Caring As A Central Concept Within Nursing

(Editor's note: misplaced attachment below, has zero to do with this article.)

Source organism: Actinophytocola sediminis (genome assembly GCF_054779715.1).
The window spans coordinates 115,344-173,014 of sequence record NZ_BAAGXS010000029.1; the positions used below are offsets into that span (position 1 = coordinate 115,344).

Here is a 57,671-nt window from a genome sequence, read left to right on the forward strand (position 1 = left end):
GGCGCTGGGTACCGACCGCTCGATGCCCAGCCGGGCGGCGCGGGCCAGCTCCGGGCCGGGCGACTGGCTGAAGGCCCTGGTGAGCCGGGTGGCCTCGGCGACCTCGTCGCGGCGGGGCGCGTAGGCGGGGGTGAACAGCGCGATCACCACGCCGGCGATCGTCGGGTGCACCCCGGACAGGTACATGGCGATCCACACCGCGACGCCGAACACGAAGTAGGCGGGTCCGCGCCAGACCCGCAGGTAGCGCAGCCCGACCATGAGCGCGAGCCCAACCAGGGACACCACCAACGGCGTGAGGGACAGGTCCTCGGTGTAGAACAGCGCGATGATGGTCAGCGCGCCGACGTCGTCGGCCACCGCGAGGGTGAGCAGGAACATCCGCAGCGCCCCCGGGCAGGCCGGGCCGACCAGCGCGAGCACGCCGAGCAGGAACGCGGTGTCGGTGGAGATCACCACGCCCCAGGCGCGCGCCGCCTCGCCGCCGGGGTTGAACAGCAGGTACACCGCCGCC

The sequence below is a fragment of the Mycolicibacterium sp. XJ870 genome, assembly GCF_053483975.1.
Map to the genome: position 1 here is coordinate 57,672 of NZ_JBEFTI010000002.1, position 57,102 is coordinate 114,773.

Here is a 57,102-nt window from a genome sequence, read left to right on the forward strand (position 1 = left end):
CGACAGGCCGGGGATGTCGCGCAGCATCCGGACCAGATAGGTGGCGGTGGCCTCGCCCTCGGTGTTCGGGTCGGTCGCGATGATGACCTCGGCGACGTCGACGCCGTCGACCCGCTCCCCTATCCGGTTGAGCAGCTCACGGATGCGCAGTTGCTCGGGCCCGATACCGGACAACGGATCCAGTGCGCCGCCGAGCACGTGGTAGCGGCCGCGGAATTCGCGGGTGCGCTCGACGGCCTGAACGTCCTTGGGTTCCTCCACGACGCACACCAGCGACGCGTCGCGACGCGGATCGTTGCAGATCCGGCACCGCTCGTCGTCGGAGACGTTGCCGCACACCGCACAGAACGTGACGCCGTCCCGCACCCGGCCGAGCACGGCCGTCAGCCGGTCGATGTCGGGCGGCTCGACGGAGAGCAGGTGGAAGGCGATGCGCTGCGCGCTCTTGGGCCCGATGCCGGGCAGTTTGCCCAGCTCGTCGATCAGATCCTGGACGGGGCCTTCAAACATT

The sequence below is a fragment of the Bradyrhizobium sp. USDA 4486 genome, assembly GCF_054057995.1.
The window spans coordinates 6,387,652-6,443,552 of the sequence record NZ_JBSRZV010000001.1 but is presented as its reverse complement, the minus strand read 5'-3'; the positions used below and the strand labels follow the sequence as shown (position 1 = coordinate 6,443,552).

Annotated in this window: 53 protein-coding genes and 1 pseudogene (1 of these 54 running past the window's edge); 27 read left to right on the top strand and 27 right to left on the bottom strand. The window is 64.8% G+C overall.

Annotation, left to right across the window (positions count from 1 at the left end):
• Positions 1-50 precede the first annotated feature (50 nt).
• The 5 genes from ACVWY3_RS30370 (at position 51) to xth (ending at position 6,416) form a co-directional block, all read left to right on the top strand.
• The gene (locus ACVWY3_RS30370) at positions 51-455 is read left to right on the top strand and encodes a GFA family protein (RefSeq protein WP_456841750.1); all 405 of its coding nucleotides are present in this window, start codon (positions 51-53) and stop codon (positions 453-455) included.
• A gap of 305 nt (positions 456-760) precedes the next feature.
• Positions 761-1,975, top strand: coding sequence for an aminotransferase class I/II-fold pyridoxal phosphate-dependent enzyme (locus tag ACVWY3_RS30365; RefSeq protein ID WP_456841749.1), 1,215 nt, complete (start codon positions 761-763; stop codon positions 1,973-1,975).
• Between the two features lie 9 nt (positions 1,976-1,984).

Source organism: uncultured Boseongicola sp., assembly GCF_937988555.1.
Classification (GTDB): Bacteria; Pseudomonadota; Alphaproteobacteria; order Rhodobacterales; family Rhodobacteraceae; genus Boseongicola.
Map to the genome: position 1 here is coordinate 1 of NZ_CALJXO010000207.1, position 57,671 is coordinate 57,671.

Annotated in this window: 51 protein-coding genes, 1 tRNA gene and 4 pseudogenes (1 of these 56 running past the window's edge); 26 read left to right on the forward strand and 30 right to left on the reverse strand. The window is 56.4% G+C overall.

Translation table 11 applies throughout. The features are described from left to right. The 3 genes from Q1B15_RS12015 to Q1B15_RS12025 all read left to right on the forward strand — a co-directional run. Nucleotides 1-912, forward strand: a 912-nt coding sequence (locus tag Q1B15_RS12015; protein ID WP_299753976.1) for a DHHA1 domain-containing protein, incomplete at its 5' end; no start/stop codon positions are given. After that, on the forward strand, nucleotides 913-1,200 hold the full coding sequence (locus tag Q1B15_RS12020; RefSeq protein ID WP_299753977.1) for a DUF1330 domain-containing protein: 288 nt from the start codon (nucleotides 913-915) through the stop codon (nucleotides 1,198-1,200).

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Caring as a central concept within nursing has led to the development of several caring theories, one of them formulated in 1970’s by Jean Watson “The theory of human caring” evolving through time in three major elements, the ten caritas process that emerged from her original work of carative factors in 2008, transpersonal caring, and caring moment. Her published book in 1985, “Nursing: Human Science and Human Care, A Theory of Nursing,” places theoretical ideas of ethic, caring and healing, serves as a guide for professional practice and lead to improve patient care and system outcomes. The goal of nursing care with Watson’s theory centered on helping the patient gained a higher degree of harmony within the mind, body, and soul. The word “Caritas” is Latin. It means to cherish, appreciate, and give special or loving attention with charity, compassion, and generosity of spirit. “Caritas is very fine and precious, and must be actively cultivated to be sustained.” (Watson, 2014a, p. 21). The 10 Caritas processes give expression to the phenomenon of caring, the theory and practice in human caring, which sometimes nurses rarely see nor appreciate its significance due to busy practice demands. Watson’s caritas processes include values that are important in nurse-patient relationship in conjunction to skills required in nursing such as problem solving and the provision of physical care. Human care theory utilizes a humanistic approach and can be useful

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